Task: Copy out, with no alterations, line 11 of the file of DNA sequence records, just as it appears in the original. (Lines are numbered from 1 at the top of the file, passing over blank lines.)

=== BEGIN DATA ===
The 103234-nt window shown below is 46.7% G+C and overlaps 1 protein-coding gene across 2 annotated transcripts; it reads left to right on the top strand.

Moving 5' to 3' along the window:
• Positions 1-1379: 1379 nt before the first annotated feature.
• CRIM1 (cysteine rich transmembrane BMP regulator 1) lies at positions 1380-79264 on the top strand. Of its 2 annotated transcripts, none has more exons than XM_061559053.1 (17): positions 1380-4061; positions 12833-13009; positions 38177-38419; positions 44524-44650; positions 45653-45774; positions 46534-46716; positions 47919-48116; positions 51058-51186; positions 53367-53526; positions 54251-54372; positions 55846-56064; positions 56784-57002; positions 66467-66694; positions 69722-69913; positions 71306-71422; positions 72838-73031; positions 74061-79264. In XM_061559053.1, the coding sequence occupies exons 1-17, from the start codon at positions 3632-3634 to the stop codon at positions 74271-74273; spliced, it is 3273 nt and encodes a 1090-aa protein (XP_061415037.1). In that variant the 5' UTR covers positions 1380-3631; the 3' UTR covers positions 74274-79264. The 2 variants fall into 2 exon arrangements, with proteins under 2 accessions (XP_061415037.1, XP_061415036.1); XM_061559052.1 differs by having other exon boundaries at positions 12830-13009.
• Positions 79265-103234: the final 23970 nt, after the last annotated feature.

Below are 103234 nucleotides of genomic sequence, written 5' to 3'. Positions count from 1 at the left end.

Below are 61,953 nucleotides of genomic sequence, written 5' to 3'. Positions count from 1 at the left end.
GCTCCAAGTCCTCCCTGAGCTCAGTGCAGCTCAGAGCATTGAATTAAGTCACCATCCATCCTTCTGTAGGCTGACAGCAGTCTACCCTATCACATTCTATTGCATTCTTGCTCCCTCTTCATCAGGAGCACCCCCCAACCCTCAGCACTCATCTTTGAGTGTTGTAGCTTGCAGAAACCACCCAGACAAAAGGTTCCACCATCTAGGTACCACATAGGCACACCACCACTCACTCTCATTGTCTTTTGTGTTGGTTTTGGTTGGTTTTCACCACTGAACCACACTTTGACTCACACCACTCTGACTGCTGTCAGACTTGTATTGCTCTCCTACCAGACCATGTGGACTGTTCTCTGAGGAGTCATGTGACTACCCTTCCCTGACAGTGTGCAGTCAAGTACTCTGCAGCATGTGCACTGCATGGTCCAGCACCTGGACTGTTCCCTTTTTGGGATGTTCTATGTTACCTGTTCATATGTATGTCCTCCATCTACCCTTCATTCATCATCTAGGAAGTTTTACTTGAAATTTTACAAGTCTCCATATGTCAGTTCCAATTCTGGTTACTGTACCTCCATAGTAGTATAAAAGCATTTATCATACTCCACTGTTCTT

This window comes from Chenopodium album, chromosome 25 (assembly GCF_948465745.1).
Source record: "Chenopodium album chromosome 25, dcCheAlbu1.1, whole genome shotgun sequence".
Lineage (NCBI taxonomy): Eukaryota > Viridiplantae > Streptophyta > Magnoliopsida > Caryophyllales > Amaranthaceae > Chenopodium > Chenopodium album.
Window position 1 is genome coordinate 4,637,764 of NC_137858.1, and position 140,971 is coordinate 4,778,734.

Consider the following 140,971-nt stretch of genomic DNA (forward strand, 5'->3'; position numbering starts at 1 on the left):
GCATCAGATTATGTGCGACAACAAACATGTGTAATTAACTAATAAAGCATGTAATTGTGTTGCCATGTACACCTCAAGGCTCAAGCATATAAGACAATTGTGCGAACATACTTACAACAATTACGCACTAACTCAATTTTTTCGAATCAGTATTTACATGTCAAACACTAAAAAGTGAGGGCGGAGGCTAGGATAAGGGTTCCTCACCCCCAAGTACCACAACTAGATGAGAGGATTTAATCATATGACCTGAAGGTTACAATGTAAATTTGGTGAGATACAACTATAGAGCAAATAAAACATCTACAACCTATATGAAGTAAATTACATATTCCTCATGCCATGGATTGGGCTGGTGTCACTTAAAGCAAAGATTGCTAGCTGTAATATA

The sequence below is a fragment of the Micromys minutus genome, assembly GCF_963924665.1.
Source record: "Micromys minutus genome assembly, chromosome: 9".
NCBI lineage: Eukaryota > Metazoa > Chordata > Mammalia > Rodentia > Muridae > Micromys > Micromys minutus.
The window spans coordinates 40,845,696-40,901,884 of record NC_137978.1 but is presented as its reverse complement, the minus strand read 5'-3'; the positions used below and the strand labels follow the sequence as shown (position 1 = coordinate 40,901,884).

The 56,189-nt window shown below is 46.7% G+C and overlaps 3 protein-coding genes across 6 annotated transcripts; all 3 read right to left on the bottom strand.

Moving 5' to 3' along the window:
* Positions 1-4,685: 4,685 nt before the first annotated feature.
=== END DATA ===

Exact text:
Lineage (NCBI taxonomy): Eukaryota > Viridiplantae > Streptophyta > Magnoliopsida > Caryophyllales > Amaranthaceae > Chenopodium > Chenopodium album.